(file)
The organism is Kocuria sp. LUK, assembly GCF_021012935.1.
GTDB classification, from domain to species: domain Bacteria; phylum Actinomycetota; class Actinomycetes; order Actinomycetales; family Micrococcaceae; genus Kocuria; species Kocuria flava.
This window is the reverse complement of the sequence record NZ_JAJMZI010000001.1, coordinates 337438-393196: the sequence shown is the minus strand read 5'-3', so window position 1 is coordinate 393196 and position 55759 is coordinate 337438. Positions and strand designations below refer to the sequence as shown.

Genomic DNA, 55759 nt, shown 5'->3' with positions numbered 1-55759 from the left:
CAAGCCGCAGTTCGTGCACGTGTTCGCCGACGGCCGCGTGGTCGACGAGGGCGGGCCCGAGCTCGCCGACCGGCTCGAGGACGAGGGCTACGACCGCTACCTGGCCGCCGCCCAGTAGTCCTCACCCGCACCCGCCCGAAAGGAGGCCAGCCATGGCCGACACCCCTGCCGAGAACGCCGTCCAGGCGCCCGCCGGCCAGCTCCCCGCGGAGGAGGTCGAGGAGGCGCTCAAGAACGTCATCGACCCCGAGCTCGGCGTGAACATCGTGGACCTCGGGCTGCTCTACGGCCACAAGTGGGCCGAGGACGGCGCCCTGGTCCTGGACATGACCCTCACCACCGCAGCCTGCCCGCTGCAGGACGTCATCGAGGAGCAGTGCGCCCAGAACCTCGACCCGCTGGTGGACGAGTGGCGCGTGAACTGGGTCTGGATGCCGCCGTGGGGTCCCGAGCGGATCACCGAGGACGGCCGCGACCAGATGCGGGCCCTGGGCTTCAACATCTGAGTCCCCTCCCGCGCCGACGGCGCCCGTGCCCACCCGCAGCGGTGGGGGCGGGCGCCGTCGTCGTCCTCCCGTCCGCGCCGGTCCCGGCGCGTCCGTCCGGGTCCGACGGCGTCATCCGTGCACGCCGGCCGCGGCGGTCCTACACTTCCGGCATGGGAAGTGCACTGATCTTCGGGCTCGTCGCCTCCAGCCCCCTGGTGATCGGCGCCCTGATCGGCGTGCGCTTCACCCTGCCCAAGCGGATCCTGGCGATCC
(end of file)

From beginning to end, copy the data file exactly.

The organism is Kocuria sp. LUK, assembly GCF_021012935.1.
GTDB classification, from domain to species: domain Bacteria; phylum Actinomycetota; class Actinomycetes; order Actinomycetales; family Micrococcaceae; genus Kocuria; species Kocuria flava.
This window is the reverse complement of the sequence record NZ_JAJMZI010000001.1, coordinates 337438-393196: the sequence shown is the minus strand read 5'-3', so window position 1 is coordinate 393196 and position 55759 is coordinate 337438. Positions and strand designations below refer to the sequence as shown.

Genomic DNA, 55759 nt, shown 5'->3' with positions numbered 1-55759 from the left:
CAAGCCGCAGTTCGTGCACGTGTTCGCCGACGGCCGCGTGGTCGACGAGGGCGGGCCCGAGCTCGCCGACCGGCTCGAGGACGAGGGCTACGACCGCTACCTGGCCGCCGCCCAGTAGTCCTCACCCGCACCCGCCCGAAAGGAGGCCAGCCATGGCCGACACCCCTGCCGAGAACGCCGTCCAGGCGCCCGCCGGCCAGCTCCCCGCGGAGGAGGTCGAGGAGGCGCTCAAGAACGTCATCGACCCCGAGCTCGGCGTGAACATCGTGGACCTCGGGCTGCTCTACGGCCACAAGTGGGCCGAGGACGGCGCCCTGGTCCTGGACATGACCCTCACCACCGCAGCCTGCCCGCTGCAGGACGTCATCGAGGAGCAGTGCGCCCAGAACCTCGACCCGCTGGTGGACGAGTGGCGCGTGAACTGGGTCTGGATGCCGCCGTGGGGTCCCGAGCGGATCACCGAGGACGGCCGCGACCAGATGCGGGCCCTGGGCTTCAACATCTGAGTCCCCTCCCGCGCCGACGGCGCCCGTGCCCACCCGCAGCGGTGGGGGCGGGCGCCGTCGTCGTCCTCCCGTCCGCGCCGGTCCCGGCGCGTCCGTCCGGGTCCGACGGCGTCATCCGTGCACGCCGGCCGCGGCGGTCCTACACTTCCGGCATGGGAAGTGCACTGATCTTCGGGCTCGTCGCCTCCAGCCCCCTGGTGATCGGCGCCCTGATCGGCGTGCGCTTCACCCTGCCCAAGCGGATCCTGGCGATCC